A 'Passive' Samsung Steps to 'Free Riding' Apple

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South-Korea's Samsung is taking the offensive against Apple, pushing for product injunctions and stepping up rhetoric against the long-time consumer electronics rival.

The maker of the Galaxy Tab S2 smartphone called on Netherland courts to ban Apple's popular iPad and iPad 2 tablets, and the iPhone 3GS and iPhone 4 over alleged violations of its 3G patent patents.

The company wants to stop all importing, trading and sales by Apple and five Apple subsidiaries, as well as recall all infringing devices in stock from its professional customers.

It comes just days after South-Korean papers reported that Samsung would file suits against Apple's upcoming iPhone 5 on its home turf, and against other Apple products in Australia, again citing its wireless technology patents.

Samsung has a proud history of innovation in the mobile industry, the Suwon, South Korea-based company said after filing the Australian suit. It has invested continuously in R&D, design and technology to produce our innovative and cutting-edge mobile devices.

The recent litigation represents a departure from what Samsung executives called a passive strategy in the past, to a more bolder stance against market-leader Apple.

We've been quite respectful and also passive in a way, Lee Younghee, head of global marketing told the AP. However, we shouldn't be anymore. We'll be pursuing our rights for this in a more aggressive way from now on.

Lee , who characterized Apple as free riding its innovations, said that Samsung holds key patents covering wireless telecommunications, the foundation allowing devices like the iPhone and the iPad to use voice and data features at the same time, for instance.

Apple reacted to Lee's comments by reiterating its claim Samsung has violated its intellectual property.

It is no coincidence that Samsung's latest products look a lot like the iPhone and iPad, from the shape of the hardware to the user interface and even the packaging, spokesman Steve Park told the AP. This kind of blatant copying is wrong and we need to protect Apple's intellectual property when companies steal our ideas.

The two companies are neck and neck in the smartphone industry, with Apple edging out Samsung to become the No.1 smartphone vendor with 20M devices sold in the second quarter. Samsung moved 19M units.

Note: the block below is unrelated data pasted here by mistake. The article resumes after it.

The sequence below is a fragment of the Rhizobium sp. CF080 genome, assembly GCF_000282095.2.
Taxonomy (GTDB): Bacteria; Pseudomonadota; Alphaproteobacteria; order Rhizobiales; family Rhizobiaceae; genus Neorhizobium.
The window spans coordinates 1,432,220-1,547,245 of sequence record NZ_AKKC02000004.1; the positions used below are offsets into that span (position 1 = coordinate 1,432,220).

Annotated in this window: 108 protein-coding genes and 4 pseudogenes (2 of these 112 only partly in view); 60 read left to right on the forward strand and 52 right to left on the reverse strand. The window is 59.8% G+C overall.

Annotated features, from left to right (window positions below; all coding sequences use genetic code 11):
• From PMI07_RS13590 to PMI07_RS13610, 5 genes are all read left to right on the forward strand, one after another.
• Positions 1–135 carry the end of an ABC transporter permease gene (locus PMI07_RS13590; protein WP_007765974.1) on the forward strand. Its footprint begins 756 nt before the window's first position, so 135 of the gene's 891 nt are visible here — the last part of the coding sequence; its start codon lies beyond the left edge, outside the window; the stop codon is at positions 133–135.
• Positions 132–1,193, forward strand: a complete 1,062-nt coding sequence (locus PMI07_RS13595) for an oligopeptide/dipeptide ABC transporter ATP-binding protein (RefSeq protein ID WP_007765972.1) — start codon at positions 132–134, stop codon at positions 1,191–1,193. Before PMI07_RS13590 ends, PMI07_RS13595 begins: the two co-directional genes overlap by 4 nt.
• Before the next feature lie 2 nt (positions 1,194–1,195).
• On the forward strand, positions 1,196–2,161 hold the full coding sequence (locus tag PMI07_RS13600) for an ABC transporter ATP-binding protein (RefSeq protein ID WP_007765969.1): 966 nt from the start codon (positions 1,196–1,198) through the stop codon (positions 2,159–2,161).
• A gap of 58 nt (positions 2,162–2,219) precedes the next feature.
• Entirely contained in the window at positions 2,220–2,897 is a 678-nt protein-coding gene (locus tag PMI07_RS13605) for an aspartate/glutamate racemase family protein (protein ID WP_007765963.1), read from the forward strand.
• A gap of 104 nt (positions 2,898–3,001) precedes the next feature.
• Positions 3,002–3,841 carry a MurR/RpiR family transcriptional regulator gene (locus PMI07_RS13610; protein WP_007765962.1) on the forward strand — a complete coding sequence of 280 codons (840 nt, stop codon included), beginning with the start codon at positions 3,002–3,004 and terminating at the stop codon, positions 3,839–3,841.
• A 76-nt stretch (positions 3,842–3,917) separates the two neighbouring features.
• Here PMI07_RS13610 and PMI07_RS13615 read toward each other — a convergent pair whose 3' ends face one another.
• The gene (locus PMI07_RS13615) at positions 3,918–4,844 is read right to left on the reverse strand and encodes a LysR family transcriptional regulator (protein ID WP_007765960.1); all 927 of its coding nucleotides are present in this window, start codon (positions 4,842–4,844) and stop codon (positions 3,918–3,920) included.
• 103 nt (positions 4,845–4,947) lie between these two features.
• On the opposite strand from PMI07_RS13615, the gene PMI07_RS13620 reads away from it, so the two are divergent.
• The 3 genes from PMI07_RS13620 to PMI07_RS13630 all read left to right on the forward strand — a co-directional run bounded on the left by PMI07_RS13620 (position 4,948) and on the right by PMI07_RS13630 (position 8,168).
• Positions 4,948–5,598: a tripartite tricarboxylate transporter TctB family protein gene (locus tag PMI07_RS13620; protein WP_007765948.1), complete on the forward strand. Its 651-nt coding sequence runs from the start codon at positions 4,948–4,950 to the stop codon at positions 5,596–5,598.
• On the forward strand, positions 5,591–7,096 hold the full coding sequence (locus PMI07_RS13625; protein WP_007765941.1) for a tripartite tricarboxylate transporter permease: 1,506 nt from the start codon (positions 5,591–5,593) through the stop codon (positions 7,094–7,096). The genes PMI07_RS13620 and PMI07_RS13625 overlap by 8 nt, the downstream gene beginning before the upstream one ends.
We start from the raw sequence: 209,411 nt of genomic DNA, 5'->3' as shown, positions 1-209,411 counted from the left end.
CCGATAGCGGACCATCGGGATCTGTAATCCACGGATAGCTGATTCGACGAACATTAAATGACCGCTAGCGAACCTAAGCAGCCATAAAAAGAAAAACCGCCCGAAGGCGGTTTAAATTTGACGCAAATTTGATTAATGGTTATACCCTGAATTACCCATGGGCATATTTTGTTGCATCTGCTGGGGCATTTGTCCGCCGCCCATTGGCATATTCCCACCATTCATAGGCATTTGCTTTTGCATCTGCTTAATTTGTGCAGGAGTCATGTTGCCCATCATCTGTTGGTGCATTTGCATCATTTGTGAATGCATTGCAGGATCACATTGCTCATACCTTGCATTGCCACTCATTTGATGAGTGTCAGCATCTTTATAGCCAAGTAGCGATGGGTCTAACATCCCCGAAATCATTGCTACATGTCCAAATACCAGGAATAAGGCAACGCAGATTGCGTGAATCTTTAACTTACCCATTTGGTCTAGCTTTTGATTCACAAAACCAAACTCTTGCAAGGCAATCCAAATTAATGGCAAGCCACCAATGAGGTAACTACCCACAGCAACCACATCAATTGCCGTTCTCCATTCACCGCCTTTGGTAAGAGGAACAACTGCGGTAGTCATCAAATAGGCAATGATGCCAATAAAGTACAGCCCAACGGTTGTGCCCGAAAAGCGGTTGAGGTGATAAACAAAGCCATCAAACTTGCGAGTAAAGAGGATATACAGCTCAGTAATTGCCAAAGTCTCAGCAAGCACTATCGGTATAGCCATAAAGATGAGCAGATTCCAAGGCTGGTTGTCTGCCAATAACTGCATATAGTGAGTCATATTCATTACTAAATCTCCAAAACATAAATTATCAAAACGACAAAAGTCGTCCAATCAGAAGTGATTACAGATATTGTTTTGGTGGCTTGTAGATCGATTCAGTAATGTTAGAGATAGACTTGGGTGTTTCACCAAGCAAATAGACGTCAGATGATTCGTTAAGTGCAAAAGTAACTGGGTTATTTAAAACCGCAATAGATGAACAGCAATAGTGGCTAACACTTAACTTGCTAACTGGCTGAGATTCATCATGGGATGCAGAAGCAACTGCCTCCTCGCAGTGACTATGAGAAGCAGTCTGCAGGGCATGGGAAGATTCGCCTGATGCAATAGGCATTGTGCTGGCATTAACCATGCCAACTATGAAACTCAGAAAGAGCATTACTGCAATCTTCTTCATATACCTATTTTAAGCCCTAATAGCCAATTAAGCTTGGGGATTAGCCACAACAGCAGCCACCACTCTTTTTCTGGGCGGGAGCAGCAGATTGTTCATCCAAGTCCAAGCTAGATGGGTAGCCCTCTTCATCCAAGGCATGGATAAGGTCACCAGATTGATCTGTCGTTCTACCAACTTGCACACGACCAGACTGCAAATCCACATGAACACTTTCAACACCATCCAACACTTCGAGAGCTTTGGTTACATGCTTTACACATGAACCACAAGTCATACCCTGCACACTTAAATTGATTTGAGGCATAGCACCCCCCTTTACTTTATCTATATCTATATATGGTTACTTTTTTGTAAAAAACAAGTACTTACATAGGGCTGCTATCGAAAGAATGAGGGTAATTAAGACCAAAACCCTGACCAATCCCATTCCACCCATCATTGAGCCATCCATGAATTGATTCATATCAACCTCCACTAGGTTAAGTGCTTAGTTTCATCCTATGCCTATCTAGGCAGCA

At least 20 lawsuits have been filed between Apple and Samsung around the world including South Korea, France, Japan and the U.S.

In August, Dutch courts ruled that devices from Samsung would not be allowed to be allowed on shelves in the Netherlands due to patent infringement.

German courts earlier this month ruled that Samsung cannot directly sell its new Galaxy Tab 10.1 tablet as well, saying the design too closely resembles Apple's iPad 2. Samsung has appealed the decision.

Apple previously said that Samsung's Galaxy line of mobile phones and tablets slavishly copied its own iPhone and iPad. The companies have thrown suits back and forth for months.

Apple has been aggressive in its own right, not afraid to deploy lawyers alongside its engineers to push its products and services inside the lives of more consumers.

In July HTC lost a preliminary ruling from the International Trade Commission after rival Apple filed suit against it, seeking an halt to the import of its products into the US. The suit came more than a year after Apple filed its initial suit against HTC, alleging 20 instances of patent infringement, all dealing with various elements of the iPhone.

We can sit by and watch competitors steal our patented inventions, or we can do something about it, Steve Jobs said at the time.

We've decided to do something about it. We think competition is healthy, but competitors should create their own original technology, not steal ours.

U.S. rival Motorola Mobility has also been sued after Apple claimed that its host of Android phones infringe on several multi-touch and operating system patents.

 

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